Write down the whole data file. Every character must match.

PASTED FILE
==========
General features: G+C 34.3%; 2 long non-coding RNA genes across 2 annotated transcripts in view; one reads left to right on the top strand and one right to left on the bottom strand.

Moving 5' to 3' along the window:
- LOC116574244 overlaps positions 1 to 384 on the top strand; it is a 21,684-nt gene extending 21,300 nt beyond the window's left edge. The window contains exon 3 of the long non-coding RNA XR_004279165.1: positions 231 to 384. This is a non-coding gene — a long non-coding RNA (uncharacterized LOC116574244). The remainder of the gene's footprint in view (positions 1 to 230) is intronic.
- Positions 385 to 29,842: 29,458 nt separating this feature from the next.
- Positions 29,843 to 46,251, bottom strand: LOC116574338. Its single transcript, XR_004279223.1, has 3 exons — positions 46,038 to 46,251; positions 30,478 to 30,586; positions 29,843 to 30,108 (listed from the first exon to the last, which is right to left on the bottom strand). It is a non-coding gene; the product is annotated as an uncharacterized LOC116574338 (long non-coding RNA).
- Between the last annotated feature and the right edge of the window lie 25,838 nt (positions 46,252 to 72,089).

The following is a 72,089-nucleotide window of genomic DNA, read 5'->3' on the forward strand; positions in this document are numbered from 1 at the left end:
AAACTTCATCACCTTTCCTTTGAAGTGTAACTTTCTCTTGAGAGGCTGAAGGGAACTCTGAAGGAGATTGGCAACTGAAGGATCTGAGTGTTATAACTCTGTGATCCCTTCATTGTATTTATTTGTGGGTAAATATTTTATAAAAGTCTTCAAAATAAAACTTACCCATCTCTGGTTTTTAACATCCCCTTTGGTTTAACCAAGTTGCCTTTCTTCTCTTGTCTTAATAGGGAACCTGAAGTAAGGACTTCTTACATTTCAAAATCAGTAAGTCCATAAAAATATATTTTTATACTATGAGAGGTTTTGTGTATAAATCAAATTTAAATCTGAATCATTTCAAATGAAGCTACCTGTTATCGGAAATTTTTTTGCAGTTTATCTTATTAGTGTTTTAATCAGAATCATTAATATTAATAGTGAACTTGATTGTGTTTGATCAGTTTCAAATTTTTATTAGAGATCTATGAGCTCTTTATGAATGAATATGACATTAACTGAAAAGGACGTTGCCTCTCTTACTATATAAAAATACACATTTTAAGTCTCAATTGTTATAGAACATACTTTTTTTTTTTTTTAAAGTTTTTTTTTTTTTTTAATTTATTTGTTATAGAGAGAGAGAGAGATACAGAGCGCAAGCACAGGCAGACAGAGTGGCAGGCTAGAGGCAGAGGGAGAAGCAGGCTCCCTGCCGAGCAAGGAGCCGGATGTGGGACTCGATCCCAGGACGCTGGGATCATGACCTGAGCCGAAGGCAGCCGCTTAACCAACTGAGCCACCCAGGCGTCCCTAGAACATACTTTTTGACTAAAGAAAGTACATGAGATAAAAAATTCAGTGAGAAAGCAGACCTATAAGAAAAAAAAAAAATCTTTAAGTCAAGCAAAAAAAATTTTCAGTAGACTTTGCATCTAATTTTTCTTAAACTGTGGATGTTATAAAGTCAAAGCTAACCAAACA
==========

General features: G+C 34.3%; 2 long non-coding RNA genes across 2 annotated transcripts in view; one reads left to right on the top strand and one right to left on the bottom strand.

Moving 5' to 3' along the window:
- LOC116574244 overlaps positions 1 to 384 on the top strand; it is a 21,684-nt gene extending 21,300 nt beyond the window's left edge. The window contains exon 3 of the long non-coding RNA XR_004279165.1: positions 231 to 384. This is a non-coding gene — a long non-coding RNA (uncharacterized LOC116574244). The remainder of the gene's footprint in view (positions 1 to 230) is intronic.
- Positions 385 to 29,842: 29,458 nt separating this feature from the next.
- Positions 29,843 to 46,251, bottom strand: LOC116574338. Its single transcript, XR_004279223.1, has 3 exons — positions 46,038 to 46,251; positions 30,478 to 30,586; positions 29,843 to 30,108 (listed from the first exon to the last, which is right to left on the bottom strand). It is a non-coding gene; the product is annotated as an uncharacterized LOC116574338 (long non-coding RNA).
- Between the last annotated feature and the right edge of the window lie 25,838 nt (positions 46,252 to 72,089).

The following is a 72,089-nucleotide window of genomic DNA, read 5'->3' on the forward strand; positions in this document are numbered from 1 at the left end:
AAACTTCATCACCTTTCCTTTGAAGTGTAACTTTCTCTTGAGAGGCTGAAGGGAACTCTGAAGGAGATTGGCAACTGAAGGATCTGAGTGTTATAACTCTGTGATCCCTTCATTGTATTTATTTGTGGGTAAATATTTTATAAAAGTCTTCAAAATAAAACTTACCCATCTCTGGTTTTTAACATCCCCTTTGGTTTAACCAAGTTGCCTTTCTTCTCTTGTCTTAATAGGGAACCTGAAGTAAGGACTTCTTACATTTCAAAATCAGTAAGTCCATAAAAATATATTTTTATACTATGAGAGGTTTTGTGTATAAATCAAATTTAAATCTGAATCATTTCAAATGAAGCTACCTGTTATCGGAAATTTTTTTGCAGTTTATCTTATTAGTGTTTTAATCAGAATCATTAATATTAATAGTGAACTTGATTGTGTTTGATCAGTTTCAAATTTTTATTAGAGATCTATGAGCTCTTTATGAATGAATATGACATTAACTGAAAAGGACGTTGCCTCTCTTACTATATAAAAATACACATTTTAAGTCTCAATTGTTATAGAACATACTTTTTTTTTTTTTTAAAGTTTTTTTTTTTTTTTAATTTATTTGTTATAGAGAGAGAGAGAGATACAGAGCGCAAGCACAGGCAGACAGAGTGGCAGGCTAGAGGCAGAGGGAGAAGCAGGCTCCCTGCCGAGCAAGGAGCCGGATGTGGGACTCGATCCCAGGACGCTGGGATCATGACCTGAGCCGAAGGCAGCCGCTTAACCAACTGAGCCACCCAGGCGTCCCTAGAACATACTTTTTGACTAAAGAAAGTACATGAGATAAAAAATTCAGTGAGAAAGCAGACCTATAAGAAAAAAAAAAAATCTTTAAGTCAAGCAAAAAAAATTTTCAGTAGACTTTGCATCTAATTTTTCTTAAACTGTGGATGTTATAAAGTCAAAGCTAACCAAACA